Neither does Tahir Bior, chairman of the Islamic Council of Southern Sudan. "We will be a country with many religions under one roof," he says. "As Muslims we have no problems here, and we have voted for separation."
The only scenario in which the Muslim minority will be threatened is if there is renewed fighting between north and south, says Øystein Rolandsen of the Peace Research Institute in Oslo. "Then, at least those Muslims of northern origin may become targets for local retaliation. But the biggest reason why they'll be targeted is because they come from the north, [rather than] because they are Muslims."
On July 30, 2005, just six months after he signed a historical peace deal with Khartoum - ending a 20-year civil war that killed an estimated two million people and paving the way for this year's referendum - John Garang, the leader of the southern struggle against the north, died in a helicopter crash. As the news broke, a mob of southerners, suspecting the Khartoum government of having had a hand in the accident, torched the Arab section of the Juba market, killing 18 merchants. (A subsequent investigation into the crash found no evidence of foul play, blaming pilot error and bad weather.)
Such a scenario, despite several warnings from Khartoum, has failed to repeat itself during the referendum period. In Juba, the only sign of hostility I witnessed came when a woman, returning from one of the polling stations, yelled, "Bye bye jellaba" - a reference both to the garment worn by Arabs and to the Arabs themselves - while waving towards a pair of light-skinned shopkeepers. They turned out to be Eritrean.
Overall, says Jonathan Temin from the US Institute of Peace, "the southern government has been very reassuring towards the Arab minority." In a brief speech on the first day of the vote, Salva Kiir, John Garang's successor as president of Southern Sudan, instructed southern security forces to protect northerners and their property.
Ali el Obeyd Elawad, a northern trader, felt sufficiently reassured, he says, and stayed in the south. Others did not. Sitting outside his store in Juba, Elawad points to a row of closed shops across the street. "A lot of Arabs have left," he says. Some have sold up and gone for good but most, he predicts, will be back. A worker at a local cargo company seems to confirm this, reporting no increase in business from his Arab customers. If they are leaving, he says, they are taking only light luggage, a sign that they may simply be planning to sit out the referendum period in the north before returning later on.
"Some of the southern tribes, but not all of them, do not like the northerners," says Elawad. "But generally we do not have any problems from people or the [Southern] government." Like most of those who have stayed behind he does not feel threatened, and neither is he planning to leave town. If he were able to vote, he says, he would vote for separation. (Only southerners were allowed to vote in the referendum.) "I would be very grateful to be a citizen of Southern Sudan," he declares.
Meanwhile, inside the local Konyo Konyo market, Adil Jafar Casmasit, an Arab butcher from Kosti, dismisses the idea that things might change for the worse for his family after the referendum. "No one has made us feel different," he says. "No one has caused us any problems. On Christian holidays, we have even celebrated together with the Christians."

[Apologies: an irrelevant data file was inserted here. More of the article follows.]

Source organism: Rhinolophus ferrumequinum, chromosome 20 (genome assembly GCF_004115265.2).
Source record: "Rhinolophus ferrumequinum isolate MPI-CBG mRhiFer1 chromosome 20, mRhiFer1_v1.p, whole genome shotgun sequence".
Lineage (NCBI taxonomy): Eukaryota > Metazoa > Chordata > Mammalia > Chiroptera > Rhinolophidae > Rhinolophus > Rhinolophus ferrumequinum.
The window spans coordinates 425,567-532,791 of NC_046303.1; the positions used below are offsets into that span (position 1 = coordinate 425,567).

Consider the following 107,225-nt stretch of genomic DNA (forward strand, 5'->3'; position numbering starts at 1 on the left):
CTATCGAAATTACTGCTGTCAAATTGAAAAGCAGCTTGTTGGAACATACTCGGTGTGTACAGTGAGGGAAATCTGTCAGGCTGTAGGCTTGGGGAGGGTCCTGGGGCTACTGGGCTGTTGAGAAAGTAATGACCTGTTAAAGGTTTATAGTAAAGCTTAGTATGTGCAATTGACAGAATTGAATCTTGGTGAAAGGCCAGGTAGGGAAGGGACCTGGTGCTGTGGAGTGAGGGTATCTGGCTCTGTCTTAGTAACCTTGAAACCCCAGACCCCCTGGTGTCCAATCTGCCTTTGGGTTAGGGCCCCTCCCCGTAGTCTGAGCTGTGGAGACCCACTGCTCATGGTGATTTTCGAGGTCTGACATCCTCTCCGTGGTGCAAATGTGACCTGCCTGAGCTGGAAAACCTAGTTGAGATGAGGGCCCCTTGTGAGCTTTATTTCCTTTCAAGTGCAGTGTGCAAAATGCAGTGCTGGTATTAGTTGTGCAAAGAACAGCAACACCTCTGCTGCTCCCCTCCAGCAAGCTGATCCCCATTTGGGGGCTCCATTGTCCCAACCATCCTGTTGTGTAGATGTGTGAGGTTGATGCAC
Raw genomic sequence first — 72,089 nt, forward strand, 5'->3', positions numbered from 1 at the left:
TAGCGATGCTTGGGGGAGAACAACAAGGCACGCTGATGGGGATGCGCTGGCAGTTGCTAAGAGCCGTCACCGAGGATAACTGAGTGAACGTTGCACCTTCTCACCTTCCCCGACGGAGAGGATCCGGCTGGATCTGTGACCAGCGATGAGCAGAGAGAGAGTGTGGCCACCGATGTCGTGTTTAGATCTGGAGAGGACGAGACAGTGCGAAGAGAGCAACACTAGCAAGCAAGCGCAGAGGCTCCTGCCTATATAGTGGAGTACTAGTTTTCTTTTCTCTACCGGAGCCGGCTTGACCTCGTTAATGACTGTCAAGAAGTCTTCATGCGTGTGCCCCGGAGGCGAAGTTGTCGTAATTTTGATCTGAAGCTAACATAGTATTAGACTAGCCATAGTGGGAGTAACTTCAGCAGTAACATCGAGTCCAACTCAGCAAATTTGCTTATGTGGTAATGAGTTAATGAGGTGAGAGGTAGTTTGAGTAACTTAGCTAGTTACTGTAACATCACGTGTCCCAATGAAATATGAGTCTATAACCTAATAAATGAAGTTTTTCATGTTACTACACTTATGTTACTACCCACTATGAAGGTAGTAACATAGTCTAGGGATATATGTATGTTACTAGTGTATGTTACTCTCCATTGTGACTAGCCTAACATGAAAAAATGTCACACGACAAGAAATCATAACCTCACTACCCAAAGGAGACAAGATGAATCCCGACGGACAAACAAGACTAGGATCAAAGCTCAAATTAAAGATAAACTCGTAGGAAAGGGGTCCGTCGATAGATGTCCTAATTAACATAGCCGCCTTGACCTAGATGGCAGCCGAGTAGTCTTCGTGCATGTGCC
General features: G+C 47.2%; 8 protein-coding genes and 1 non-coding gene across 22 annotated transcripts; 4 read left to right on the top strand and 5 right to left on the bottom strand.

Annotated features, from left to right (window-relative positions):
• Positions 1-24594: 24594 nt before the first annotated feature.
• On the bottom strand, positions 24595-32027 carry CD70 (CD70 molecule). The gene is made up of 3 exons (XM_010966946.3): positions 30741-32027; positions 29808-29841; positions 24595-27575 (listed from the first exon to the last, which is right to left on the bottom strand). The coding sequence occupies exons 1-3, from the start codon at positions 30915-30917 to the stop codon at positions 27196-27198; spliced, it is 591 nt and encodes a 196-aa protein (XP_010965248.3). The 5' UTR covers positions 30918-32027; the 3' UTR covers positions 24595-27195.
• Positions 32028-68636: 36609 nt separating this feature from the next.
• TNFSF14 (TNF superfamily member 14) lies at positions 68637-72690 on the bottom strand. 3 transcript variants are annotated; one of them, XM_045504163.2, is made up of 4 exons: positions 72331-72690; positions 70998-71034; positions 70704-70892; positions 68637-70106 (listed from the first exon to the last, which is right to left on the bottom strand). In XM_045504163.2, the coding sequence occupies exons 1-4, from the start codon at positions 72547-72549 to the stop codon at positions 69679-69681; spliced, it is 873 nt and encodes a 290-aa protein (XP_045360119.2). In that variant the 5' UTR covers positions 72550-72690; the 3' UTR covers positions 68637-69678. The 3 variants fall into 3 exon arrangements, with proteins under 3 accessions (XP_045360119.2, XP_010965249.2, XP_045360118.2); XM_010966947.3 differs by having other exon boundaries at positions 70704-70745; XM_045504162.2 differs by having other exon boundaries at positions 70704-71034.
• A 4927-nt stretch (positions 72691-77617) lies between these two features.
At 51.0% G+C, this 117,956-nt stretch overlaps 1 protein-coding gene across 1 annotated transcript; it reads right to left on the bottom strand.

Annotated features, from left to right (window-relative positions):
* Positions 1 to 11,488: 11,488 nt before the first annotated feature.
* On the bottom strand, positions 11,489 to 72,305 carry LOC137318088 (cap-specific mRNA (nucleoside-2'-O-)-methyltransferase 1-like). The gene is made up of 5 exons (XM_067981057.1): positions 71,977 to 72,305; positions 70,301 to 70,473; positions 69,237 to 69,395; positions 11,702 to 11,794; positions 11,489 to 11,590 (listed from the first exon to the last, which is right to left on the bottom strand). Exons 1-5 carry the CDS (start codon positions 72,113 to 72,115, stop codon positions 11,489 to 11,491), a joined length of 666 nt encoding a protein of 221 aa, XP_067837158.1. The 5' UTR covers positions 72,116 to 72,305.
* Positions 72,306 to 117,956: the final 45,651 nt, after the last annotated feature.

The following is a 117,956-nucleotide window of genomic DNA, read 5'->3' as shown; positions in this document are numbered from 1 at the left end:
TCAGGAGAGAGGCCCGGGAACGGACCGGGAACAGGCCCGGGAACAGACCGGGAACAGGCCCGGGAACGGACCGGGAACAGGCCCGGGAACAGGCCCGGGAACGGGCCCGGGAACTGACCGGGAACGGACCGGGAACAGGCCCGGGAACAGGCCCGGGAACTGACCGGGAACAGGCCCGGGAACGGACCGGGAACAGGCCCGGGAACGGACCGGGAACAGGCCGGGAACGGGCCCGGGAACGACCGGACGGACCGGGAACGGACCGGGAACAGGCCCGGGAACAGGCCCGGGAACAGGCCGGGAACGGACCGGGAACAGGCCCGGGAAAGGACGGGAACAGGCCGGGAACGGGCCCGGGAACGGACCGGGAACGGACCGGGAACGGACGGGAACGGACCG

"The [traders] who left did not leave because of their own opinions, but because people in the north told them, 'Come, come,' and they listened, Me, I understand the situation here and there is no need for me to leave."
There is, he says, no alternative to separation: "A lot of blood has been shed, and it needs to stop."
There are few reliable indications of the number of Arabs living in the south. According to government figures, Southern Sudan is home to anywhere between from 80,000 and 100,000 northerners, a category that encompasses Arabs and non-Arabs, including Darfurians. (There are no official figures for the total number of Muslims, either. The Islamic Council of Southern Sudan has cited a figure of two million, although most experts believe this to be a high estimate.)
Many Arabs left the south after the 2005 peace agreement with the north and the partial handover of power to the autonomous Government of Southern Sudan that followed. Others yet fled the south during the disturbances that followed John Garang's death. "Most [were] either traders or soldiers or administrators of one kind or another," says Rolandsen. Inevitably, they were often perceived as an extension of Khartoum's power in the region. Many of them, at least according to southerners, were government spies.
What makes calculating the number of Arabs in the south so difficult is the range of definitions used to describe an Arab in Sudan. As Francis Deng, the UN's Special Adviser for the Prevention of Genocide, wrote in War of Visions, his book on race and identity in Sudan: "Virtually all ethnic groups in the country have their primary roots in the black African tribes." With the gradual Arab settlement of the Sudan, the Egyptian conquest in 1820, and the enslavement of a large part of the region's African population, the Arabs came to be perceived as "free, superior, and a race of slave masters", according to Deng. The claim to Arab ancestry became both a survival tactic and a path to improved social standing.